The Romance of Nickel

The Romance of Nickel coverThe Romance of Nickel
International Nickel Company of Canada

Submitter: My submission is a short paean to nickel, called The Romance of Nickel. The cover does little to convince me, however, as it shows the desolate wasteland created by nickel mining. This slim volume (a mere 80 pages) was created by The International Nickel Company (motto: “Inco Nickel… Your Unseen Friend”) to sell its product, and the spin is a little much. Judging by the cover illustration, the environmental damage of nickel mining is extreme; no romance there!

Holly: That cover! It’s all bent up with peeled-off stickers, and I agree with Submitter that the image is less than romantic. It would work for the cover of a dystopian romance novel. This is too old to be useful to anyone. It was found in a community college in Colorado. Mining is of interest in Colorado, for sure, but I’m not sure a community college is the place for this little booklet from 1957.

Nickel in everyday life

At breakfast

In the home


    1. “… severe local ecological damage. […] near-total loss of native vegetation. […] the now exposed rocky outcrops, […] have been permanently stained charcoal black, first by the pollution wafting over the decades […] then by the acid rain.”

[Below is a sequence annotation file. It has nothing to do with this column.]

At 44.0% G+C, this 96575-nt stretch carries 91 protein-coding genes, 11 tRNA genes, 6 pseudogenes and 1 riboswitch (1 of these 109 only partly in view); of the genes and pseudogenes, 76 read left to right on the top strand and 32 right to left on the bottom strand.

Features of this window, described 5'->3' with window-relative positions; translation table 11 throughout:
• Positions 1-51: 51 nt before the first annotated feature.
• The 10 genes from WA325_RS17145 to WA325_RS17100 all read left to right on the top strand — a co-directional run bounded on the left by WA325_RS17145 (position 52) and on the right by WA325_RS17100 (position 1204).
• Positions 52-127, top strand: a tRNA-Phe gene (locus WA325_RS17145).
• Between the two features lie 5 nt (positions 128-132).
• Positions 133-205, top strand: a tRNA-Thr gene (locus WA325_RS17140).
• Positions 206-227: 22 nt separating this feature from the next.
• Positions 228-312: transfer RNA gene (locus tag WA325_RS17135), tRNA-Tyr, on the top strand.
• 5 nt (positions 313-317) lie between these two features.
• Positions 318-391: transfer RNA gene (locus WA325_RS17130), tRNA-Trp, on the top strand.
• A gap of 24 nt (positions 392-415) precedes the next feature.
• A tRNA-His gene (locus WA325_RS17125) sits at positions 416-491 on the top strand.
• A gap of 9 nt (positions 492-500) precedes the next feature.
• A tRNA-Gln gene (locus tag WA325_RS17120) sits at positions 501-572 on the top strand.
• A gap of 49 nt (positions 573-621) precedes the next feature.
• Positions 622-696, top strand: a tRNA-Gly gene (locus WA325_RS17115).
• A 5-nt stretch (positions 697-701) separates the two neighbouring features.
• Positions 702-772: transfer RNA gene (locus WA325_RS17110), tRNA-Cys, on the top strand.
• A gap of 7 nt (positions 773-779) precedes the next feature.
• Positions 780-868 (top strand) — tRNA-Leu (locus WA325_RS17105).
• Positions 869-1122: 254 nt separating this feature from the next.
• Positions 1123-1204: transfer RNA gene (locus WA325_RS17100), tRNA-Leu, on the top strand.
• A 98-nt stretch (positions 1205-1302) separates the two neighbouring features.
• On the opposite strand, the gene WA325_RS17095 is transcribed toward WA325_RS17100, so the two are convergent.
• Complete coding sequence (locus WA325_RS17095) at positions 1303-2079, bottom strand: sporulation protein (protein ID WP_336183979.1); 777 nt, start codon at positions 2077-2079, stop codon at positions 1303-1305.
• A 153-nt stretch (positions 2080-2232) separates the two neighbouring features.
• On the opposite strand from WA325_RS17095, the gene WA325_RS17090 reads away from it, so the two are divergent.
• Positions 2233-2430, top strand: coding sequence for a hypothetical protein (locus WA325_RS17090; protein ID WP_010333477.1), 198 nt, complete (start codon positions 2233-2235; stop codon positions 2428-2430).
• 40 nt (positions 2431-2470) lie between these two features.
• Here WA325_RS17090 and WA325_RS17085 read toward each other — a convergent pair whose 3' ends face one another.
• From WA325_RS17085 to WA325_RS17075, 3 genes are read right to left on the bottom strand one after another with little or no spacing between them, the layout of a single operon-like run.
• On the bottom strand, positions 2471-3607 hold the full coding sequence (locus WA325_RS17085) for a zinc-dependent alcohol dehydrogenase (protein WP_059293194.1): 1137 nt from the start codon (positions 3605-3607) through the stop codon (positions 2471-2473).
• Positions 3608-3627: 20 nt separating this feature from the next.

Description of Sudbury, from Wikipedia’s “Inco Superstack” article.
      Fits the cover, not so much the word “Romace”.

  1. In this modern world of your grandparents’ time, where coffee is being poured from a device mostly found in history museums…

  2. And the inside looks more like a children’s book. But I must admit whenever I think of nickel I think of the coins. It never occurred to me be that without nickel we may never have wonderful modern luxury items such as coffee, soap, and toothpaste!

    1. that was the first thing that came to my mind……….

      Zinc, Zinc, Ziiiiiiiiinc!!!

  3. WTF is it with naming books about geologic commodities “The Romance of …”? I remember this site featuring the “Romance of Oil”, now Nickel?

  4. The only place such a tome belongs is either in a shredder or in the library collection of a museum dedicated to the metals mining industry. Now, as it turns out, you can find those in a few places like Colorado and Arizona…..

  5. The cover is truly depressing, while the title and subject matter sound like a program on Radio Tirana in the 1980s.

  6. You would not make your coffee in a silver-plated nickel percolator — you would never put a silver-plated anything on the stove. Maybe some kind of table coffee maker into which you pour boiling water — but I can’t really imagine a silver-plated drip or French press one, either. They are reaching too far.

  7. As a geologist I kind of love this book, but not in a romantic way.

    But I’d definitely keep it in my personal collection for the cover alone.

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